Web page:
Christie Chapman is a single working mother who spends her days commuting to her secretarial job in London and looking after her teenage son, Finn. It can be tough just getting through the day but Christie has always found comfort in her love of crafting and any spare time she has is spent in her parents’ summerhouse working on her beautiful creations.
From intricately designed birthday cards to personalised gifts, Christie’s flair for the handmade knows no bounds and it’s not long before opportunity comes knocking. All of a sudden Christie sees a different future for her and Finn – one full of hope and possibility, and if the handsome Max Alexander is to be believed, one full of love too. It’s all there for the taking.
And then, all of sudden, Christie’s world is turned upside down.
Christie knows that something has to give, but what will she choose? Will she give up her dreams and the chance of real love? What price will she pay for doing the right thing? Can Christie find her happy ending
I’ve read quite a few of Carole Matthew’s books, and absolutely adored them. Each one getting better, you know that Carole’s books are comfort reading at it’s finest. Unfortunately this book didn’t quite live to the high hopes that I held for it. I didn’t hate the book. The story was good and the writing was the same cosy style that I didn’t want to put down. What disappointed me with this book was Christie, the main character, who drove me crazy – and I promise it wasn’t just because she drunk red wine out of the fridge!
Christie is 42 and a single mum to 15 year old Finn. She works in London as a PA for a legal firm, commuting an hour each way. Her real passion lies in crafting. I found it really hard to connect and relate to Christie. Is it because she was older so I didn’t understand her? Was it her over reliance on her parents? I don’t know. She just really annoyed me. She was 42, but seemed so much older. She was also so down on herself, apologising for herself. I get she has low self esteem, but it got a bit tiring.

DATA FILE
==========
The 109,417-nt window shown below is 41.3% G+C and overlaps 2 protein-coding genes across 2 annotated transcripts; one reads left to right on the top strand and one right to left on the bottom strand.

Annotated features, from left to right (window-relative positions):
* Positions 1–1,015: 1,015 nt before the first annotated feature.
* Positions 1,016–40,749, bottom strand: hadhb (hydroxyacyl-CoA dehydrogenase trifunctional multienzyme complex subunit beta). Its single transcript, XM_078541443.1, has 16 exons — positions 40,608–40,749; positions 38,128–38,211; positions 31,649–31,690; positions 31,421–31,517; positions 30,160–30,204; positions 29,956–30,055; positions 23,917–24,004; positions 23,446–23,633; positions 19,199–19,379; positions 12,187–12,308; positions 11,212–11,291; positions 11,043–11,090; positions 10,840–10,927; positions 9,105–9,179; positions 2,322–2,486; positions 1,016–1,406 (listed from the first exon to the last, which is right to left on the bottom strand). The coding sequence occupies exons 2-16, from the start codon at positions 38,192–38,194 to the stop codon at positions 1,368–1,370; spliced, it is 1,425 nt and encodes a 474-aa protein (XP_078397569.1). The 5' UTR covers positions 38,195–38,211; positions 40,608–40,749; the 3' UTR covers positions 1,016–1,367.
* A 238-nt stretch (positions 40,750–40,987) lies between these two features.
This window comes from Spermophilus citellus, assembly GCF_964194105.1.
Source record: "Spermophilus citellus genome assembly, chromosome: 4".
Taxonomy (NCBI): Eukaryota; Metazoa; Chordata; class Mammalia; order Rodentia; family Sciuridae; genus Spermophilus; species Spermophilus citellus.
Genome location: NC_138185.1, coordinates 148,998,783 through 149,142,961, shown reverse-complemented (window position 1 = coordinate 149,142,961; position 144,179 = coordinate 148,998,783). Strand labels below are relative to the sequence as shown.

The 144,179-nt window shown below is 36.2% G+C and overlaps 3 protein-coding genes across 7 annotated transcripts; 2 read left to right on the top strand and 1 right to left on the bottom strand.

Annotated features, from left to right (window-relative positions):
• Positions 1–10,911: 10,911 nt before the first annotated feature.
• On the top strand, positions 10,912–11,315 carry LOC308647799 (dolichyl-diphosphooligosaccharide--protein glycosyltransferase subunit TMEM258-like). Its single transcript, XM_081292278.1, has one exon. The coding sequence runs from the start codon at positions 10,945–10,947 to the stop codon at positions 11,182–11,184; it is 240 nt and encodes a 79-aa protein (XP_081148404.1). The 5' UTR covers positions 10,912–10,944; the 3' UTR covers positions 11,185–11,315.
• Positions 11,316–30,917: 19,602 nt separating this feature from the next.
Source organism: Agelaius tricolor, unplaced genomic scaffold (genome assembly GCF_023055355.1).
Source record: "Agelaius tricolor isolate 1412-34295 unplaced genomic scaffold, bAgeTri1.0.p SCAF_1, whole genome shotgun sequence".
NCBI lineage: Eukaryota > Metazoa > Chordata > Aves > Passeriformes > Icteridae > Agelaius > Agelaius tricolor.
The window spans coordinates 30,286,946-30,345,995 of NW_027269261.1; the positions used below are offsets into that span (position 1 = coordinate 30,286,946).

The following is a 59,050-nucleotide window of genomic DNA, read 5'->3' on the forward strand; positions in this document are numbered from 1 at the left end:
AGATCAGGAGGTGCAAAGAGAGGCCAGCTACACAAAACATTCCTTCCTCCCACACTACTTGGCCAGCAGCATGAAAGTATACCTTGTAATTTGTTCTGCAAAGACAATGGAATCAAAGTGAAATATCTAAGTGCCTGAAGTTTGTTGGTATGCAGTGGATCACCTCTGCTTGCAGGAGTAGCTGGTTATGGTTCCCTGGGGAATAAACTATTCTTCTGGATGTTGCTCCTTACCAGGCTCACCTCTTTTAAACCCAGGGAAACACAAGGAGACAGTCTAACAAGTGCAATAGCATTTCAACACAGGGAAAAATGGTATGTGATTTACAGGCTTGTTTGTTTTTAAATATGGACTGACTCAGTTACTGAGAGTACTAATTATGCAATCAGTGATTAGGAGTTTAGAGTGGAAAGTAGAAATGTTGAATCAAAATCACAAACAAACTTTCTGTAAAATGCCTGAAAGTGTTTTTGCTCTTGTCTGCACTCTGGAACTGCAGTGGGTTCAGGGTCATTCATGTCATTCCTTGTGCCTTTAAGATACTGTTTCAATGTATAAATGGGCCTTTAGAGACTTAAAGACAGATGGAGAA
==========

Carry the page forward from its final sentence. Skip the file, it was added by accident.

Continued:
I also get she was busy commuting so had little time in the evenings to cook, so her parents were great to cook for her and Finn all week (plus they do her laundry and ironing), but there is a period where she has a few weeks off, and while I understand she was heavily stressed, I don’t understand why her parents needed to cook for her then too. Sure her parents wanted to help, and as I said she was under a lot of stress, but it would have taken her mind off it, just like crafting did. She was so dependent, I was begging for her to become more independent, to demand more from Liam (Finn’s dad) money wise. To attempt to look for a job closer to her house. She took small steps with her crafting, but even that wasn’t her doing, she was pushed by her parents and Finn. I just wanted her to do something. I get she’s a mother and Finn comes first, but she just frustrated me easily, it was like she was a mother first and a human second. I’m not a parent so maybe that’s the reason I don’t get this, but while it’s understandable maybe in the latter half of the book, I don’t get it for the first half. Especially when she sends an email fairly late into the book ARGH!
Finn on the other hand was great, constantly pushing his mum to step outside her comfort zone, which was much needed. Another person I really liked was Robyn, her boss, they had a really fun relationship. There is also a hilarious date involving Alpacas and it was the funniest scene in the book, hands down.
There was also a plot I felt under developed, It was mentioned Robyn (a lawyer) drafted an official letter to someone about a legal issue, and none of this was ever mentioned again. This would have added some great drama.
Overall this book wasn’t bad, I enjoyed the story but it was just disappointing to not get on board with the main character, who usually I really like in Carole’s books.
Published by: Sphere
Gratefully received from the Publisher for review
Out now in Hardback and ebook
Out April 6th in Paperback